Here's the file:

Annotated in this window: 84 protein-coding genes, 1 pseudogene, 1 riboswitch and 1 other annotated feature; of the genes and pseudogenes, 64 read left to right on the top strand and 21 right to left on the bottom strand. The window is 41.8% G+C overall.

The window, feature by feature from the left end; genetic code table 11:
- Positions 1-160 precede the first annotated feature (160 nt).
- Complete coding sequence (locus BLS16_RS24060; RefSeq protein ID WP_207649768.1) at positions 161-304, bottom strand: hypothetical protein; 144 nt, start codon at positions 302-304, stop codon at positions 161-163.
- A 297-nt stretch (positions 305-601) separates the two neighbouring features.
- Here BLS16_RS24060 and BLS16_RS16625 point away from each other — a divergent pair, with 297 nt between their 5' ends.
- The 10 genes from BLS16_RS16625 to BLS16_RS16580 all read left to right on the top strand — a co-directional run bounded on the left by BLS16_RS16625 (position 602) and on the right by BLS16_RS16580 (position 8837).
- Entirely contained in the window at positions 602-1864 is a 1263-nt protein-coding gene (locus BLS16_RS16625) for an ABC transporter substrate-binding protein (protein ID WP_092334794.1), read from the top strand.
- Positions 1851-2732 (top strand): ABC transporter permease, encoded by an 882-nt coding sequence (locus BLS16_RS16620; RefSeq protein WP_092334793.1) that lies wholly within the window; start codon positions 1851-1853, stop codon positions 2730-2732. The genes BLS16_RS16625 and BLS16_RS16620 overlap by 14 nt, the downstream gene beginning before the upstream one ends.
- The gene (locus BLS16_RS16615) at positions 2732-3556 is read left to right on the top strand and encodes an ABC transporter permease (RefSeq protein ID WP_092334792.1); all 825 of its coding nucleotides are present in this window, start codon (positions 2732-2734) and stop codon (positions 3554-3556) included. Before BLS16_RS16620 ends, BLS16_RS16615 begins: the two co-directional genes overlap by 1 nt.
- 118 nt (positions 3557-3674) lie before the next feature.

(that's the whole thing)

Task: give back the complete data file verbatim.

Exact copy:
Annotated in this window: 84 protein-coding genes, 1 pseudogene, 1 riboswitch and 1 other annotated feature; of the genes and pseudogenes, 64 read left to right on the top strand and 21 right to left on the bottom strand. The window is 41.8% G+C overall.

The window, feature by feature from the left end; genetic code table 11:
- Positions 1-160 precede the first annotated feature (160 nt).
- Complete coding sequence (locus BLS16_RS24060; RefSeq protein ID WP_207649768.1) at positions 161-304, bottom strand: hypothetical protein; 144 nt, start codon at positions 302-304, stop codon at positions 161-163.
- A 297-nt stretch (positions 305-601) separates the two neighbouring features.
- Here BLS16_RS24060 and BLS16_RS16625 point away from each other — a divergent pair, with 297 nt between their 5' ends.
- The 10 genes from BLS16_RS16625 to BLS16_RS16580 all read left to right on the top strand — a co-directional run bounded on the left by BLS16_RS16625 (position 602) and on the right by BLS16_RS16580 (position 8837).
- Entirely contained in the window at positions 602-1864 is a 1263-nt protein-coding gene (locus BLS16_RS16625) for an ABC transporter substrate-binding protein (protein ID WP_092334794.1), read from the top strand.
- Positions 1851-2732 (top strand): ABC transporter permease, encoded by an 882-nt coding sequence (locus BLS16_RS16620; RefSeq protein WP_092334793.1) that lies wholly within the window; start codon positions 1851-1853, stop codon positions 2730-2732. The genes BLS16_RS16625 and BLS16_RS16620 overlap by 14 nt, the downstream gene beginning before the upstream one ends.
- The gene (locus BLS16_RS16615) at positions 2732-3556 is read left to right on the top strand and encodes an ABC transporter permease (RefSeq protein ID WP_092334792.1); all 825 of its coding nucleotides are present in this window, start codon (positions 2732-2734) and stop codon (positions 3554-3556) included. Before BLS16_RS16620 ends, BLS16_RS16615 begins: the two co-directional genes overlap by 1 nt.
- 118 nt (positions 3557-3674) lie before the next feature.